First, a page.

In 2013, I Resolve to Post a Lot … But Only About Robots

by Kenneth Anderson

Kidding!  Happy New Year to everyone!  Chris’s post below made me want to add that I have a goal in 2013, which is to post lots more.  2012 was family-intensive, but things are looking good for 2013, and my resolution is to post much more than I have in 2012.  Thanks to others for carrying the ball, and to our new staff, Jessica and An, as well as to Kristen, and to Peggy for carrying so much of the behind-scenes burden of OJ.

I do plan to take Chris’s excellent suggestion and blog in 2013 about robots, technology, and the inter-relationships with international law, international organizations, globalization more broadly.  I think Chris is right to say that we reflexively think about domestic law when it comes to these areas, but there are many issues in international economic law, as well as the economics of globalization more generally.  Here’s a question I plan to explore across all the places I blog in 2013, including OJ – I’m thinking about offering a course in robots and the law, a research seminar, in a year or two.

I have a couple of hesitations, though.  One is substantive – is there really any “there there” to robots and the law, or is it just a hodge podge of different legal categories, bits and pieces from tort law, products liability, IP, some areas of international economic law – tossed together without any real reason to be together except that the professor thought this was cool?  The other hesitation is pedagogical – like many law professors, I’d guess, I’ve got much tougher in thinking about what I teach and how I think it will benefit my students as lawyers in the world.  It’s easy to say that robotics is the new and happening field (it is!), and so “law and robots” must be important, but there are a lot of reasons for thinking that my students should concentrate on the bread and butter issues, and let things like robots get figured out once they have the basic tools in hand.  I’d welcome your thoughts, on both substance and pedagogy – I’m not committed to doing this, and my primary concern is to do what’s most helpful for my students, at a mid-tier school in a tough job market – not just in relation to international or cross border law, but more generally.  What might make a lot of sense for Stanford Law School doesn’t necessarily make sense for WCL.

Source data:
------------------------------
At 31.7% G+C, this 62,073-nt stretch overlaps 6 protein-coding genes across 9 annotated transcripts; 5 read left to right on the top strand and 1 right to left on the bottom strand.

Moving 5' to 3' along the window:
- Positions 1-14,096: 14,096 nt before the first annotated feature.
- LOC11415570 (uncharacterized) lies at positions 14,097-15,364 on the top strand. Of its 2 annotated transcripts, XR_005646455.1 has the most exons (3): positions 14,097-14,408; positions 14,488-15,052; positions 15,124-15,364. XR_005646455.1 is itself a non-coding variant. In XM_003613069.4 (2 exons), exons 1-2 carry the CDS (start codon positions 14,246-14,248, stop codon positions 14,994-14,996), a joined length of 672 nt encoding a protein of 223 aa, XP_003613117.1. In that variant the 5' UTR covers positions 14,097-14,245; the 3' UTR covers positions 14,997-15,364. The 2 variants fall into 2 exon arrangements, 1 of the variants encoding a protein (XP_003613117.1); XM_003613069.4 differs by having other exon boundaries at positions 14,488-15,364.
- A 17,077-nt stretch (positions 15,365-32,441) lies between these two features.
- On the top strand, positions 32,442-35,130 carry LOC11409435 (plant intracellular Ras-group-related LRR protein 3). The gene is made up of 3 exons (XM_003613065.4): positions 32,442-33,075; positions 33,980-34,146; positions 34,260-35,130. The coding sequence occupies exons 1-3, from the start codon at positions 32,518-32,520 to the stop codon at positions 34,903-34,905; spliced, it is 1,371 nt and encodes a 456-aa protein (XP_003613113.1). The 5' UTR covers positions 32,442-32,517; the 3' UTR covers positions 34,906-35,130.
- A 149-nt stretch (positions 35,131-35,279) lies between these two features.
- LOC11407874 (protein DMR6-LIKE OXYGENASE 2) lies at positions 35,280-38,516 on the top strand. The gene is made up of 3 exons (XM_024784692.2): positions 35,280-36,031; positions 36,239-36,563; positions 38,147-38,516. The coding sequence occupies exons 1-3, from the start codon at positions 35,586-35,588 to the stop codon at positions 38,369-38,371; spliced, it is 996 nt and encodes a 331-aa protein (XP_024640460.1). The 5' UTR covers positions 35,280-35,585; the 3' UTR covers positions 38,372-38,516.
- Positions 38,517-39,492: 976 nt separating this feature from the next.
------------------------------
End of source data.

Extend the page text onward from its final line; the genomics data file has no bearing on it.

But there are other areas I want to explore in 2013 at OJ, and although they certainly include national security and such areas, they do run far away from that stuff.  One is economic, financial, and fiscal issues – related to Europe and the Eurozone, for one, but also economics and legal issues in the global economy.  I hope to engage Martin Holterman and Peter Lindseth, among others, in some of those discussions.  There are other areas related to development economics that I’d like to draw into OJ – microfinance in a generic sense, and the increasing number of issues that it raises in development economics and finance, such as remittance flows, micro-intermediation such as Kiva, and so on.

Finally, I plan to start talking about the UN and my book which, if Santa didn’t bring it to you, meant either that you were on the nice list or else you were on the naughty list, depending.  So I hope all of our readers and all of the OJ community have a wonderful New Year, and I look forward to blogging in 2013!  Best wishes in 2013.

One Response

  1. Kevin,

    Teach ‘law of robots’ as a way to illustrate the basic legal issues. Take UAVs. There is almost no ‘law of UAVs’ (albeit this is changing in various domestic jurisdictions), but thinking about UAVs causes us to think much harder about issues like geography of the battlespace, marking of military aircraft, the legal status of civilians operating armed UAVs etc.

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